7. The method of claim 6, wherein each opening is in a corner of the dam.
8. The method of claim 1, wherein the vacuum is applied to a second plurality of openings in the dam.
9. The method of claim 8, wherein each opening is in a corner of the dam.
10. The method of claim 1, wherein providing the dam comprises dispensing a glob top fence onto the substrate.
11. The method of claim 1, wherein providing the dam comprises forming the dam at least as high as the gap.
12. A process for underfilling a device on a substrate comprising:
positioning the device on a substrate such that a space is created between the device and the substrate, the device having a plurality of sides;
substantially enclosing the plurality of sides of the device with a dam;
inserting an underfill material into at least a first opening in the dam; and
drawing the underfill material into the space toward a second opening in the dam with a continuous vacuum.
13. The process of claim 12, wherein the dam creates a substantial seal against the plurality of sides of the semiconductor device.
14. The process of claim 12, wherein the semiconductor device and the dam have a generally rectangular shape.
15. The process of claim 14, wherein the first opening is located at a first corner of the dam.
16. The process of claim 15, wherein the second opening is located cater-cornered from the first opening.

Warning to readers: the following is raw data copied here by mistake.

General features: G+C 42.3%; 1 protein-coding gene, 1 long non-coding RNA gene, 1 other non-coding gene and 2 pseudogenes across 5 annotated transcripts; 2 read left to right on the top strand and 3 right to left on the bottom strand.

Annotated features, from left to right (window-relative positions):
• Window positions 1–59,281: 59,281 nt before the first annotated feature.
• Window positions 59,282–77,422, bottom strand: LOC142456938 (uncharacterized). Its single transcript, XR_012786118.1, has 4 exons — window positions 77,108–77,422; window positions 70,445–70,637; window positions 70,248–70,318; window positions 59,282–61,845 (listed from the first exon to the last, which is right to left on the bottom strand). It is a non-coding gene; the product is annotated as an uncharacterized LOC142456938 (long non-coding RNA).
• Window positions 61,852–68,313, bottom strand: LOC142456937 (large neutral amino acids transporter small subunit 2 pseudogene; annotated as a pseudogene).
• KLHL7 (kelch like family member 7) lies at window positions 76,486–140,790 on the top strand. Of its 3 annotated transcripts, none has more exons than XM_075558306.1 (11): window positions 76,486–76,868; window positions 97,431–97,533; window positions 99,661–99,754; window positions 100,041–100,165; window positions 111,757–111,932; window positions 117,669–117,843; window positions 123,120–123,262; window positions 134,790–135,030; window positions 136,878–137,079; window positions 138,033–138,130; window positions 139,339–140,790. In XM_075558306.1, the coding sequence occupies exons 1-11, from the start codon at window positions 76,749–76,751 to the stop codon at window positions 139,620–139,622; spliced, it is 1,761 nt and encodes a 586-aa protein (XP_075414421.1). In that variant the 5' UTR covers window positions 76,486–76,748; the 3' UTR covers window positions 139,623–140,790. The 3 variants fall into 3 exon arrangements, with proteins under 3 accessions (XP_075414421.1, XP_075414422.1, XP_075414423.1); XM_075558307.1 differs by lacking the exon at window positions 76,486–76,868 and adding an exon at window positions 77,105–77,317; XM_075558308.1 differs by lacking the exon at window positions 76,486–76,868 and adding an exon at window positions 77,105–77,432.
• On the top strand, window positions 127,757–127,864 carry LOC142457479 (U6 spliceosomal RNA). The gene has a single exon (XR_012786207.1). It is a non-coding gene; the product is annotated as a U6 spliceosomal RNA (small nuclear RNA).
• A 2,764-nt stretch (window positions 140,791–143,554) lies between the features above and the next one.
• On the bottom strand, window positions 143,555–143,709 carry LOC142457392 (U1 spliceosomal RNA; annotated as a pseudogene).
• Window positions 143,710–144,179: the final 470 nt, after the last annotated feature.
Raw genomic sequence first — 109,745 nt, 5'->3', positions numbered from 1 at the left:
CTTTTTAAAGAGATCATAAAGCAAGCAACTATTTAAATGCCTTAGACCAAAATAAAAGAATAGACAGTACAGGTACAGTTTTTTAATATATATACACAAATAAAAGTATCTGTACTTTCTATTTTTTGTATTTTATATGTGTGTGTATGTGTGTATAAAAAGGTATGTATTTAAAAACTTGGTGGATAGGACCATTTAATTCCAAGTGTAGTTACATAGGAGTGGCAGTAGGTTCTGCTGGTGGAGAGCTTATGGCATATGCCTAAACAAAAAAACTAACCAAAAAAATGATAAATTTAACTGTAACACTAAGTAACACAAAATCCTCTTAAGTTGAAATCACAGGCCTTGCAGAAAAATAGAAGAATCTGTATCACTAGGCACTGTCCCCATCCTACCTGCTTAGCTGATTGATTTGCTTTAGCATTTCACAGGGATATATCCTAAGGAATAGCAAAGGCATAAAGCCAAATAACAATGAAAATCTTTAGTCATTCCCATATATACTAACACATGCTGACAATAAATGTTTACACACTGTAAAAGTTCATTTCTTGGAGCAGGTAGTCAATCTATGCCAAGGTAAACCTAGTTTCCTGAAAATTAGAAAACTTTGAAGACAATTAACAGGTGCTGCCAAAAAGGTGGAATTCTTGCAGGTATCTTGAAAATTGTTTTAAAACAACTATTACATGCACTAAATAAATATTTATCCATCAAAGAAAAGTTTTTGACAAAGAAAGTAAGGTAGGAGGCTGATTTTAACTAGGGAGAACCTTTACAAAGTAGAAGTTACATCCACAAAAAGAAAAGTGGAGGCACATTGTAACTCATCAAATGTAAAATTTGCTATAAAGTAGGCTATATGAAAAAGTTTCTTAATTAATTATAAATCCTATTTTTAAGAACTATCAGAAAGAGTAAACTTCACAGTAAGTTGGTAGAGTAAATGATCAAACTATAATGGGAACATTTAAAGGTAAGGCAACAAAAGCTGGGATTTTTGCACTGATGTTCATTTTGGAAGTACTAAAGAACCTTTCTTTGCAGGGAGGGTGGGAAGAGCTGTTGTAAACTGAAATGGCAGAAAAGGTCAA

17. The process of claim 12, wherein the underfill material is drawn using a vacuum.
18. The process of claim 17, wherein the vacuum is applied by a vacuum cup.
19. The process of claim 18, wherein the vacuum cup creates a seal with the dam.
20. The process of claim 17, wherein the vacuum is applied to a second plurality of openings in the dam.
21. The process of claim 12, wherein the underfill material is inserted into a first plurality of openings in the dam.
22. The process of claim 12, wherein the second opening is at a lower pressure than the first opening.
23. An apparatus for allowing uniform flow of underfill material in interstices between a semiconductor device and a substrate, the apparatus comprising:
a first dam adjacent a first section of the semiconductor device and a second dam adjacent a second section of the semiconductor device;
an underfill dispenser positioned proximate the first dam which injects underfill material into the interstices between the semiconductor device and the substrate; and
a vacuum cup positioned proximate the second dam, wherein the vacuum cup provides a continuous suction force to draw the underfill material throughout the interstices.
24. The apparatus of claim 23, wherein the underfill dispenser is located at a first corner of the semiconductor device.